Outside of the circumcision debate, I can’t remember the last piece I read that dealt with boys and body autonomy. Why is that?
I’m sitting at the school pick up line and I watch as my 6-year-old lines up with his classmates. There is a girl on either side of him, each of them holding his hand so that his school bag slips down his arm to his wrist. I can see the frustration in his expression as he tries to pull the bag back up to the crook of his elbow while the little girl on that side of him makes a face when he lets go of her hand.
When I collect him a couple of minutes later, he looks unhappy. Tucked into the car, I ask him why he didn’t just tell the girls he didn’t want to hold hands because he needed to hold on to his school bag.
“I didn’t want to be mean.”
I’ve instilled this in him. “Be nice to your brother,” “Be kind to your friends,” “Be polite to strangers,” “Imagine how you’d feel.” He is empathetic, but I haven’t impressed on him the importance of his own body autonomy and his ability to say “no” if he is uncomfortable. I have said it, but not as much as I have said the other things.
“It isn’t mean to say you don’t want to hold hands,” I tell him. “It’s not mean to want to stand by yourself.”
He nods, but I’m not sure he believes me. He’s a big kid, almost a head taller than everyone else in his class and, as it’s a Montessori school, 3- to 6-year-olds are grouped together and he is one of the oldest in the Children’s House. The little girls follow him, calling his name, seeking his attention. He gets annoyed and frustrated sometimes. He’s an introvert, a kid who wants to play Minecraft and talk about robots, or simply not talk at all. It’s hard to be popular when sometimes you’d rather be alone. It’s hard to be alone when you’ve been taught to be kind and you don’t understand the nuances of setting personal boundaries.
My younger son is at turns shy and gregarious and, I admit it, he is adorable. With his blond hair, blue eyes, impish smile, and bashful manner, he is a charming little kid. Once he starts talking, with a million thoughtful questions and a vocabulary that belies his age, he is like a magnet, completely irresistible to attention. Women gravitate toward him, tousling his hair and kissing his cheeks and claiming what a smart and handsome boy he is. And while he’s tolerant—to a point—I have seen the look of panic in his eyes when an adult he doesn’t know well touches him.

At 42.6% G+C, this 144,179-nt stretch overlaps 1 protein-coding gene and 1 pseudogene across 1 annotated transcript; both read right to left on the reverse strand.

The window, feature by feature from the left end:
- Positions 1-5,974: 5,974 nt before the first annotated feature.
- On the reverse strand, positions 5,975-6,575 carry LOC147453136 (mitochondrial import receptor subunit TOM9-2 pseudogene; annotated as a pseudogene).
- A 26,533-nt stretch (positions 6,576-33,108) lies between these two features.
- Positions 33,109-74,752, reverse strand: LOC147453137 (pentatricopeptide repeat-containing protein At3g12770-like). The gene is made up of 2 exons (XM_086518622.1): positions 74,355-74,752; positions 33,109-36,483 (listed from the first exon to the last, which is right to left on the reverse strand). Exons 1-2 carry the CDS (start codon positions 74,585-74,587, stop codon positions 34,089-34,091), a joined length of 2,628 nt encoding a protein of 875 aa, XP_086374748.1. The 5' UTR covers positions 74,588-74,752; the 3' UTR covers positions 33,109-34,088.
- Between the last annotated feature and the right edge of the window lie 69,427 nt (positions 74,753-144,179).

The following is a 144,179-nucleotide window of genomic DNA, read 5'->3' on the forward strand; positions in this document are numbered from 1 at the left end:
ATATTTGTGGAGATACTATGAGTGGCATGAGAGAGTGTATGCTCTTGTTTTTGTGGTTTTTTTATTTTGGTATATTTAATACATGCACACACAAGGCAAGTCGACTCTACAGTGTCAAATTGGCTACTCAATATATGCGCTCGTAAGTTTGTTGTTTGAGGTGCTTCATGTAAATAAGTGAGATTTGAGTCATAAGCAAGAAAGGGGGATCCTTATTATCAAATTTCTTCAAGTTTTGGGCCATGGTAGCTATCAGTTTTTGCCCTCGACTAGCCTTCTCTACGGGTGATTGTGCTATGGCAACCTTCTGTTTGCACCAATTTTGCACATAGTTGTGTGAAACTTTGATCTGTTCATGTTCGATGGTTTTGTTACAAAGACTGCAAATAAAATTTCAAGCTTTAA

Like his big brother, I have had many conversations with him about what is OK and what isn’t—and I always reinforce that he can say “no” to hugs and kisses, and he can ask that his hair not be touched. But in the moment, faced with an adult (a “big grownup,” as he calls them), he doesn’t say no. He juts out his bottom lip and scrunches up his eyes and sighs heavily, which should give anyone pause. But rather than having the desired affect, his disgruntled expression just makes him all the more adorable.
It’s a challenge to raise little boys with good manners who also know how to say “no” when their own consent is ignored. From the little girls who wait for my 6-year-old at school, each grabbing his hand so that he can’t carry his school bag, to the grownups who ruffle my 4-year-old’s hair and pinch his cheeks, we don’t often read about what it means to teach boys about body autonomy and their own very important right to consent. In fact, outside of the circumcision debate, I can’t remember the last piece I read that dealt with boys and body autonomy. Why is that?
At this stage, I feel like I need to intervene when I see my sons put into positions that make them uncomfortable. I feel like other adults would be more aware of their discomfort if they were little girls. A little girl surrounded by adoring little boys is likely to be watched more carefully and removed from the situation if she seems unhappy (or even if she doesn’t), a little girl being fawned over by an adult man is likely to set off warning bells. We protect our little girls, and rightfully so, but our little boys deserve protection, too. They deserve our awareness that they do not necessarily enjoy the attention of girls and women and that they are entitled to the same body autonomy as little girls. My little boys are still figuring out their own boundaries and limits. I want them to understand that “no means no”—including when they are the ones saying it.
Kristina Wright is a full-time freelance writer and a blogger for Mom.me. She has also written for the Washington Post, Mommyish, Narratively, Cosmopolitan and others. She lives in Virginia with her husband and their two young sons. You can connect with her on Facebook and Twitter.
This originally appeared on Mom.me. Republished here with permission.